9 Different Types Of Squats You Should Try!

Squat Variations To Amp Up Your Workouts

Squats are a great workout for your legs, hips, abs, and back. Up the difficulty with a barbell aided back squat or dumbbell front squat. Push your core workout with prisoner squats, jump squats, or single leg squats. For less stress on the knees, try a stability ball wall squat or chair squat.

If you are aiming at a good lower body workout, there’s no avoiding squats. A great test of your muscle strength and core, the squat is something you can do anytime, anywhere – no equipment needed. And you’ll manage to work multiple muscle groups, so what’s not to love!

Squats are also functional exercises. Even when you’re doing a squat without any weights, your own body provides the weight component as you work against gravity each time you rise from the bending position to standing. If you take a look at a classic squat, it is not too different from a movement you might make in real life – whether it is to sit on a low chair, squat to play with a child or pet, to pick up something you’ve dropped, or to take a closer look at something that’s on the ground. Such movements are known as functional exercises since they follow the natural form of movement your body would make as you go about your regular life. They aren’t gym-only movements designed purely as a workout and not seen in the “real world.” So that’s double the benefit! But if you are bored with plain vanilla squats, have an injury or pain that might prevent you from doing the regular squats, or are looking to do a version of the squat that possibly challenges you more, here are some options!

1. Regular Bodyweight Squats: Get Your Basics Right

Regular body-weight squats strengthen thigh and hip muscles.

Before exploring variations on the traditional or classic squats, be sure you’ve mastered the technique for the regular version first. The classic squat is designed to get you to use your hips and thigh and buttock muscles. It also requires you to keep your core engaged, making it a good way to strengthen your back and abs as well.12

  • Stand with feet a little more than hip-distance apart, your toes gently turned out, arms by your sides, palms of the hands facing in. Pull your shoulders back. Engage your core/abdominal muscles and stabilize your spine. Your chest should be out and up. Shift your weight onto your heels.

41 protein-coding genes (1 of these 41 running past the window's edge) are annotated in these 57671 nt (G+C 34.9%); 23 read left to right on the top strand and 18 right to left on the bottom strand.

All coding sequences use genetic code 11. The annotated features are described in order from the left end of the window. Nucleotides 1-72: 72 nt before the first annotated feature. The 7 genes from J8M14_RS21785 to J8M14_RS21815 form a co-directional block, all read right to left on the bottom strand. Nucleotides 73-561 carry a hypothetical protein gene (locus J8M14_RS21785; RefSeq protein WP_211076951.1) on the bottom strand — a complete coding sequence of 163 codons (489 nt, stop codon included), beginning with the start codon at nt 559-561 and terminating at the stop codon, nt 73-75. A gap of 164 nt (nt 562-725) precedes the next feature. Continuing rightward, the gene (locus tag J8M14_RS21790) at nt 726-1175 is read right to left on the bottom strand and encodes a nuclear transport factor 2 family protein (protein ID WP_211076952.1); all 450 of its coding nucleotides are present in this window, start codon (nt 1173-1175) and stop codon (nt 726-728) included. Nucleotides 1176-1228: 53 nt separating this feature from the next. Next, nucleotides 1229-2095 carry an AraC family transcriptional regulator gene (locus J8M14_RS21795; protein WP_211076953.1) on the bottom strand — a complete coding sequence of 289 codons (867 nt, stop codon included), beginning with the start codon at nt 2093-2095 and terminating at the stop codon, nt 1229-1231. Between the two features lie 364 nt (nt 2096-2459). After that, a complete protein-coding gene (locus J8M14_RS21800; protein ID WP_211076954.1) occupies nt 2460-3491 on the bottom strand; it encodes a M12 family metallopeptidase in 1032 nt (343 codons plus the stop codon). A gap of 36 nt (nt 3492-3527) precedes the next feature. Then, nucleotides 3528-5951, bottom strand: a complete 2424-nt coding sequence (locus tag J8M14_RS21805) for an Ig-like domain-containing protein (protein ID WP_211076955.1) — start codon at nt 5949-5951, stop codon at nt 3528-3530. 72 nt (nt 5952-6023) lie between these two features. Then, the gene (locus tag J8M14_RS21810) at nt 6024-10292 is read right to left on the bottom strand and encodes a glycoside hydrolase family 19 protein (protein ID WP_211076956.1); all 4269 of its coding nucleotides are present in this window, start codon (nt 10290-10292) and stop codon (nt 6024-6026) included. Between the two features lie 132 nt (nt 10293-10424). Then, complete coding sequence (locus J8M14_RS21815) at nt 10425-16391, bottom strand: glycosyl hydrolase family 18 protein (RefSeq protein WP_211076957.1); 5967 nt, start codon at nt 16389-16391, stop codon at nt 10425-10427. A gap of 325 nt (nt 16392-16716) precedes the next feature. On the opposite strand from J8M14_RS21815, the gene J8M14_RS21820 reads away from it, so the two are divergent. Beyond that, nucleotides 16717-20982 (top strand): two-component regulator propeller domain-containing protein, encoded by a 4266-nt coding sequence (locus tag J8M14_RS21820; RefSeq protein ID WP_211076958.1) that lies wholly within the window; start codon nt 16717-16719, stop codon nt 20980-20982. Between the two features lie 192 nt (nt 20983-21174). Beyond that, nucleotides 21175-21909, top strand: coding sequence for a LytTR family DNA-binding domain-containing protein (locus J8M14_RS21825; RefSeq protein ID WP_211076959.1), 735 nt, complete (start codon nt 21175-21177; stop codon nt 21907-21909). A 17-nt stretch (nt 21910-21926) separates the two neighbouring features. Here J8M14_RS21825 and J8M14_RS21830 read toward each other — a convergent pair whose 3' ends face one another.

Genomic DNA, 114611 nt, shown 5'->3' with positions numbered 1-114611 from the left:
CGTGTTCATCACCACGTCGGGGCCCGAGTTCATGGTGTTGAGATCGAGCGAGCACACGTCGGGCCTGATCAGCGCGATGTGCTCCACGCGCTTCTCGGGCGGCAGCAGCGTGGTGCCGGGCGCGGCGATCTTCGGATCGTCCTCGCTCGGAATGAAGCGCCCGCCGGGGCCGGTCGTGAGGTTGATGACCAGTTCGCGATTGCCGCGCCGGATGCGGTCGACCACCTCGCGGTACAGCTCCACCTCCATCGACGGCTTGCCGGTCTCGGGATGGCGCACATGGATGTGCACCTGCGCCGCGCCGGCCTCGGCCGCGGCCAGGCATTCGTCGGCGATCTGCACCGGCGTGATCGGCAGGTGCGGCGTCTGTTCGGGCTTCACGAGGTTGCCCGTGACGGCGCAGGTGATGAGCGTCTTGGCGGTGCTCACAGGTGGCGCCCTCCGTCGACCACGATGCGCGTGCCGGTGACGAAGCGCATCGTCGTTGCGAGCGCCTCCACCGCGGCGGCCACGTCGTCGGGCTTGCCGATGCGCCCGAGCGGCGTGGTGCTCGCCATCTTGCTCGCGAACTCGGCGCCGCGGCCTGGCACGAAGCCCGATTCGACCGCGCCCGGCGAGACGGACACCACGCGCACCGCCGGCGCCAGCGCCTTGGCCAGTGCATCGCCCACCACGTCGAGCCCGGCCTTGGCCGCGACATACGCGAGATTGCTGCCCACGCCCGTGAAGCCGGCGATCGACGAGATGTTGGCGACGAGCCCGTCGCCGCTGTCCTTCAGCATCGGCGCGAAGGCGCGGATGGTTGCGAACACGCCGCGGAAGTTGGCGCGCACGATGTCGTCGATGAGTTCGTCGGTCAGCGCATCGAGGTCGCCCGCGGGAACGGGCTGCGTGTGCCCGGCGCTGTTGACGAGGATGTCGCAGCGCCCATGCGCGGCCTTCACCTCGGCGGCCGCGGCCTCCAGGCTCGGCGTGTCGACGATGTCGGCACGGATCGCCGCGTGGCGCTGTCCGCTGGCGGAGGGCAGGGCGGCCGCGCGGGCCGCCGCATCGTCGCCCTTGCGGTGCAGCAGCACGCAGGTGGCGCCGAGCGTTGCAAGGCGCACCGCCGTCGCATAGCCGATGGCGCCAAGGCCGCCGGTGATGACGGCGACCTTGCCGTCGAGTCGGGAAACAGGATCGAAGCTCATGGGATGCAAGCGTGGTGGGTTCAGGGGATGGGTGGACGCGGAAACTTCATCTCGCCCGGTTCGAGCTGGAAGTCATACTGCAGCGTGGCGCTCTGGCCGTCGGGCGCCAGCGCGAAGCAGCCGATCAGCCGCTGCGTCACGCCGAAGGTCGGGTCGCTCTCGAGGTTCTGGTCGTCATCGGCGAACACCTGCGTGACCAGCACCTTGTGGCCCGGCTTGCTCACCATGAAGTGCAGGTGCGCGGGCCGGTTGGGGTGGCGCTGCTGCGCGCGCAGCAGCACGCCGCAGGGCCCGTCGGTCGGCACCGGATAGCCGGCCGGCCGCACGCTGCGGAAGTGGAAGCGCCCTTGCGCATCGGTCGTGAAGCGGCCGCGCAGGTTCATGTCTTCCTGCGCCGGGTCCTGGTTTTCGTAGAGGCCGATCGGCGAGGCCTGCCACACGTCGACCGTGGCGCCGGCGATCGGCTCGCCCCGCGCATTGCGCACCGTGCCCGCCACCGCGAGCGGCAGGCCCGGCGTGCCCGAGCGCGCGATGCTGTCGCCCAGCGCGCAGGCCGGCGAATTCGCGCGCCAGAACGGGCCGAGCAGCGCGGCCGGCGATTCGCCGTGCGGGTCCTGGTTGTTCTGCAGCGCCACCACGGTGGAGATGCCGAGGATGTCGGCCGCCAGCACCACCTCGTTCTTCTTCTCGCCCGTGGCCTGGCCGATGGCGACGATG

• Inhale as you lower your hips gently, shifting them back and then down, so your hips and knees have a hinge-like movement. Your knees may start to move forward but try and keep this movement to the minimum and use your core muscles as you do so. Your back must stay flat.
  • Keep lowering until your thighs are nearly or fully parallel to the ground. Avoid moving your feet. Your knees must remain lined up over the second toe of each foot.
  • Exhale as you extend your knees and hips and push into the floor through your heels to rise up. Keep extending till you are upright again.

2. Front Squat With Dumbbells

Front squats with dumbells engage your core,hip, and leg muscles.

You can also make this more challenging by using weights as you do the squat. However, squats with weights are best avoided if you have a bad back or are prone to injury in that area as this loads the spine further.3

  • Hold one dumbbell in each hand as you do the exercise. Begin with your elbows bent, dumbbells just below the ears, at shoulder height.
  • Lower yourself into a squat the way you would for a basic squat, taking care to align your body as you did before.
  • As you do this, go down till where your elbows touch the top of your knees. You may not be able to do this immediately but work toward it. Just be sure to retain your dumbells and elbows in the same position throughout, even as you engage your core and use your hip and leg muscles to lower yourself without losing form.
  • Rise up exhaling, pushing into the floor through your heels till you are standing again.

3. Back Squats With Barbell

boost Back squats increase muscle strength and power.

Another weight-bearing squat is the back squat which has more explosive moves. It helps boost muscle strength and power.4

  • Place the barbell across the rack, ensuring the weight is resting in the traps just below shoulder height.
  • Grip the bar, hold your arms so they make right angles to the bar and are a little more than shoulder-width apart.
  • Stand up so you can lift the bar off the rack and step back a bit, feet a little more than shoulder-width apart.
  • Keep your back straight as you lower yourself down into a squat, holding the bar. Your hips should be below your knees.
  • To rise up, push into the ground with your feet, moving your hips a little forward so you come back to the standing position.

4. Chair Squats

Chair squats are easy on the knees.

Not everyone who is looking for a variation on the squat is doing it to find a newer, tougher way to work out their body. If you are a beginner who’s struggling to find your balance or manage the basic squat, this version could help you improve your technique and eventually move to doing the bodyweight squat the classic way. And in case you’re wondering – this is a great workout too, using your legs, buttocks, back, and abdomen, just as with a classic squat. So you can give it a shot even if you are a squat pro.5

  • Stand in front of a stable chair, feet hip-distance apart and feet planted firmly into the ground. Stretch your arms out fully extended in front of you. Look straight ahead.
  • Inhale as you press down into your heels, lowering your body, arms still stretched out. Bend your legs at the knees, reach back with your buttock as you lower yourself to the chair. Your shoulders must align with your ankles.
  • Keep lowering yourself till your buttocks graze the chair but don’t actually sit down.